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Features Automatic Pan Tilt Head is a fast and convenient tool for rotating your camera horizontally or vertically on a tripod. It allows you to gain speed, convenient and precision by rotating the camcorder (DV/Astronomical telescope/Burglarproof...

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$69.99 
$69.99 as at 06:23 UTC. (Details)
Digital Photography For Beginners: Simple Digital Photography Tips And Tricks To Help You Take Amazing Photographs (Entry Level Digital SLR Stock Photography ... Film Photography (DSLR Cameras Book 1)

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Decisions, decisions! How do you pick the right Canon digital SLR lens?

The first decision, the one that ended up in your choice of cameras, was probably one that involved research, seeking out the opinion of other camera owners, and lots of fretting. As you regard the challenge, you observe that there is a vast potpourri of lenses, literally hundreds of them. And you are not limited to just Canon lenses, there are others who create lenses for Canon EOS cameras as well.

So which one do you select?

It's possible to avoid this whole issue and go with the package deal that includes the kit lens. And there are even packages that include two or three kit lenses that cover a wide spectrum of focal lengths. That would curtail any decision making whatsoever.

But, if you are like most new digital SLR buyers, you will want to get the best lens available. After all, that's where some of the excitement comes from, the assembly of the camera bag and its contents.

There are those who make a science out of this piece of the selection process, taking long periods of time to gather data and evaluate. If you go online to some of the camera forums, you will see how totally involved some photographers are in lens selection. Sometimes it is a bit overboard.

The bottom line is that you want to get the best lens that will do what you want it to do with great results.

But, let's revisit this question, "Why not merely go for the kit lens?" It was alluded to above, and the answer is a simple one. Even though the kit lens is adequate as a beginner Canon camera lens, it is not the most fantastic lens they manufacture. Its purpose is to get a lens on that camera so you can get started taking pictures right out of the box. Perhaps you are thinking about what lots of people do. Get the camera body only, without the kit lens. Then you have the freedom to get a lens of your own choice separate from the kit lens.

As you go through the lens evaluation process, think about a number of questions that will assist you narrow the field.

1. What's in your wallet?

Possibly, you may not have to go past this question. If your money does not allow for any lens wiggle room, you just get the kit lens and start shooting. If that is not the case, and you are in a position to spend some of your budget on a lens or two, you are ready to move ahead with the questions. A limited budget of $500 or less will put you in one area, whereas $1000 will give you much more flexibility in your final decision.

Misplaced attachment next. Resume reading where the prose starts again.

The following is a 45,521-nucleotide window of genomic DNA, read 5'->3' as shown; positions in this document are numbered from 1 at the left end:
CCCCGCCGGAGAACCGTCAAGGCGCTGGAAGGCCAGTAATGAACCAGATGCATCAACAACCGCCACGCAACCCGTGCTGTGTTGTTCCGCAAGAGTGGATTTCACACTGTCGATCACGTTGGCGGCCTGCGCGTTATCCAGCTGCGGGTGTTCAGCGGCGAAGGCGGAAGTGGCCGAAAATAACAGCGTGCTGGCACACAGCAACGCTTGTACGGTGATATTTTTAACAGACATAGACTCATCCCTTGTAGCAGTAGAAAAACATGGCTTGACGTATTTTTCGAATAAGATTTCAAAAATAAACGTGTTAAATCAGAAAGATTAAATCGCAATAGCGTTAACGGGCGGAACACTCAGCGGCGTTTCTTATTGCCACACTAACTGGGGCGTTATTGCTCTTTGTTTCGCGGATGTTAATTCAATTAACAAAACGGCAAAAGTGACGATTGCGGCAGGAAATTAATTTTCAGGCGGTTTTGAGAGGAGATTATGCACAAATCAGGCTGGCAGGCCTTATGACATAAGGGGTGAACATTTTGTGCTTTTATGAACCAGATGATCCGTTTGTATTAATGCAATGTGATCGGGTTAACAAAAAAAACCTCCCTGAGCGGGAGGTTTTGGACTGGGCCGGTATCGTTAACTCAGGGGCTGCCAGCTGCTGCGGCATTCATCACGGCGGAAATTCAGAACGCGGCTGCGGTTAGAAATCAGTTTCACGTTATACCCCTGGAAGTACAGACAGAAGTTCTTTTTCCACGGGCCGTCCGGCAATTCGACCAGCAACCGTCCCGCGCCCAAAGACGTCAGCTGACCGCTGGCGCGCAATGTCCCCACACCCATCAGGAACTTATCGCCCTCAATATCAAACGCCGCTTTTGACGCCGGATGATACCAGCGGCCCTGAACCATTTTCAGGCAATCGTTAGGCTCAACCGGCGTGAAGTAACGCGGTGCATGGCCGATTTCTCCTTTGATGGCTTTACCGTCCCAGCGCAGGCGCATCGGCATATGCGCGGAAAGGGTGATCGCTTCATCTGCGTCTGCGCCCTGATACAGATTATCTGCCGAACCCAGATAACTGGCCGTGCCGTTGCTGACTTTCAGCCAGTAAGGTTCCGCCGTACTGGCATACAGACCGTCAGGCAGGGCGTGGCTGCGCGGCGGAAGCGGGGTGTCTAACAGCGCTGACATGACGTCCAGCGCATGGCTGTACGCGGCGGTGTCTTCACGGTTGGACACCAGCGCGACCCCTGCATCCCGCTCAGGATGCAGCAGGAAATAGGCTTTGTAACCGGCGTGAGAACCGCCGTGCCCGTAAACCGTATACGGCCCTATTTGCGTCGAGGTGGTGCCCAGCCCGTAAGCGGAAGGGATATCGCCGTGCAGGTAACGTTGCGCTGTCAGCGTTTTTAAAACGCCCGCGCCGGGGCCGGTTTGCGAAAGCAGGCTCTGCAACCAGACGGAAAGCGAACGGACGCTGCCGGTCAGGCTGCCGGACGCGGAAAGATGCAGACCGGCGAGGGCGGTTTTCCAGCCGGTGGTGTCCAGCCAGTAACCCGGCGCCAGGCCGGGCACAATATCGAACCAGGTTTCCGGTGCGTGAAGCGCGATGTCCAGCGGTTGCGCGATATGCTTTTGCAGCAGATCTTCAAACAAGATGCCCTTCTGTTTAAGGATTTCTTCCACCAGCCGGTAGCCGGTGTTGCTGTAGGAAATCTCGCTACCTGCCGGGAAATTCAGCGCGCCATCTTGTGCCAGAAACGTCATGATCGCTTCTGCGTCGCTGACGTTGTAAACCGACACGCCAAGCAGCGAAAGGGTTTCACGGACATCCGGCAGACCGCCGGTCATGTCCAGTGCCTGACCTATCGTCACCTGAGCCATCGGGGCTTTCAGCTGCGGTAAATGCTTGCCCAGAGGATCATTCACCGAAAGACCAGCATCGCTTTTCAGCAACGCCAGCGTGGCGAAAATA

2. What sort of photos will you be taking the majority of the time?

You likely have a penchant as to the types of images you choose to capture. Most photographers develop a favorite style even before they purchases to their first digital SLR. Generally, a zoom lens with a focal range of 18-70mm, give or take a few millimeters, will be just fine if you take lots of photos of family. But if nature, sports, or portraits are your favorite types of images, the ranges you consider are going to be much different.

3. Is your plan to begin with a number of lenses? Not just one?

Having a whole array of lens choices in your camera bag is actually one of the main reasons many folks move from a point and shoot camera to a digital SLR camera in the first place. With an additional lens or two in mind, start off with a zoom lens with a range of about 17-75mm. Then add to that range with a 70-200mm, or even a 70-300mm lens. There are several Canon lenses in these focal lengths to choose from.

4. Which Canon EOS camera did you buy (or will you be buying)?

Depending on your answer, you may not be able to get some of the Canon or third party lenses simply because they will not work on your camera. Oddly, there are more choices for the cheaper, entry level digital SLRs. All of the Canon lenses and third party lenses will fit on your camera. The more expensive, professional Canon models will not accept lenses that are made specifically for the entry level digital SLRs. These lenses have a designation code of EF-S.

Moving up to a digital SLR camera opens a new and exciting chapter in your life. But it is not a step that you want to take blindly. You really need to do your homework before making this buying decision.

The worse thing that can happen is that you end up with a lens that does not fulfill your needs, and you do not have the money to get a different one. You made the wrong choice.

The good news is that before you make a mistake, there are websites and resources to help you with your decision. Finding the right Canon digital SLR lens is just a matter of taking advantage of those resources.